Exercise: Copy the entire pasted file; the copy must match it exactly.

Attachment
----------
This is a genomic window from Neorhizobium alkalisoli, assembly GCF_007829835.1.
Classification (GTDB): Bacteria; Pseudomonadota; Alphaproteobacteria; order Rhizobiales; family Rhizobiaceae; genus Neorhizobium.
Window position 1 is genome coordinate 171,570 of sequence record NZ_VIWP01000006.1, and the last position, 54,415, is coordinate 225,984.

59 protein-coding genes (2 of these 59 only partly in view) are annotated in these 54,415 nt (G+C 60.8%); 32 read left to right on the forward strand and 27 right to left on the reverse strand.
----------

This is a genomic window from Neorhizobium alkalisoli, assembly GCF_007829835.1.
Classification (GTDB): Bacteria; Pseudomonadota; Alphaproteobacteria; order Rhizobiales; family Rhizobiaceae; genus Neorhizobium.
Window position 1 is genome coordinate 171,570 of sequence record NZ_VIWP01000006.1, and the last position, 54,415, is coordinate 225,984.

59 protein-coding genes (2 of these 59 only partly in view) are annotated in these 54,415 nt (G+C 60.8%); 32 read left to right on the forward strand and 27 right to left on the reverse strand.